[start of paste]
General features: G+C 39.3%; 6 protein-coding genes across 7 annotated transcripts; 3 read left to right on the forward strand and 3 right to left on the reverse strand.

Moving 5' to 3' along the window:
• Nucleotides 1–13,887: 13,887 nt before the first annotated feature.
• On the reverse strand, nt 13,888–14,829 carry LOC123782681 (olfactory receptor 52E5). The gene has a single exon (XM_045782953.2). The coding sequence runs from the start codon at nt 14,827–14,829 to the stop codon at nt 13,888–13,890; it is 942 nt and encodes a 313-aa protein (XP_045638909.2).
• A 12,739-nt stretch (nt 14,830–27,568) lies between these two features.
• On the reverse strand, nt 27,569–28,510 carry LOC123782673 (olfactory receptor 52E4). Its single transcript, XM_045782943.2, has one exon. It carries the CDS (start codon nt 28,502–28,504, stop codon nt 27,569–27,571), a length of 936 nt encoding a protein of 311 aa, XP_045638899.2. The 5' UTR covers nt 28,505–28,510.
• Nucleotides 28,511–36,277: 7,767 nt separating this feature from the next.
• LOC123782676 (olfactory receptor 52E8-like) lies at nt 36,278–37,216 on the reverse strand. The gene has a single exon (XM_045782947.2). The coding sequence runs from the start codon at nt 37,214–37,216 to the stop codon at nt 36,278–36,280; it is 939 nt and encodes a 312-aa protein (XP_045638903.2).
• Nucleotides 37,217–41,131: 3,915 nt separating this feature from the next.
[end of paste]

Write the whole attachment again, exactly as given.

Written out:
General features: G+C 39.3%; 6 protein-coding genes across 7 annotated transcripts; 3 read left to right on the forward strand and 3 right to left on the reverse strand.

Moving 5' to 3' along the window:
• Nucleotides 1–13,887: 13,887 nt before the first annotated feature.
• On the reverse strand, nt 13,888–14,829 carry LOC123782681 (olfactory receptor 52E5). The gene has a single exon (XM_045782953.2). The coding sequence runs from the start codon at nt 14,827–14,829 to the stop codon at nt 13,888–13,890; it is 942 nt and encodes a 313-aa protein (XP_045638909.2).
• A 12,739-nt stretch (nt 14,830–27,568) lies between these two features.
• On the reverse strand, nt 27,569–28,510 carry LOC123782673 (olfactory receptor 52E4). Its single transcript, XM_045782943.2, has one exon. It carries the CDS (start codon nt 28,502–28,504, stop codon nt 27,569–27,571), a length of 936 nt encoding a protein of 311 aa, XP_045638899.2. The 5' UTR covers nt 28,505–28,510.
• Nucleotides 28,511–36,277: 7,767 nt separating this feature from the next.
• LOC123782676 (olfactory receptor 52E8-like) lies at nt 36,278–37,216 on the reverse strand. The gene has a single exon (XM_045782947.2). The coding sequence runs from the start codon at nt 37,214–37,216 to the stop codon at nt 36,278–36,280; it is 939 nt and encodes a 312-aa protein (XP_045638903.2).
• Nucleotides 37,217–41,131: 3,915 nt separating this feature from the next.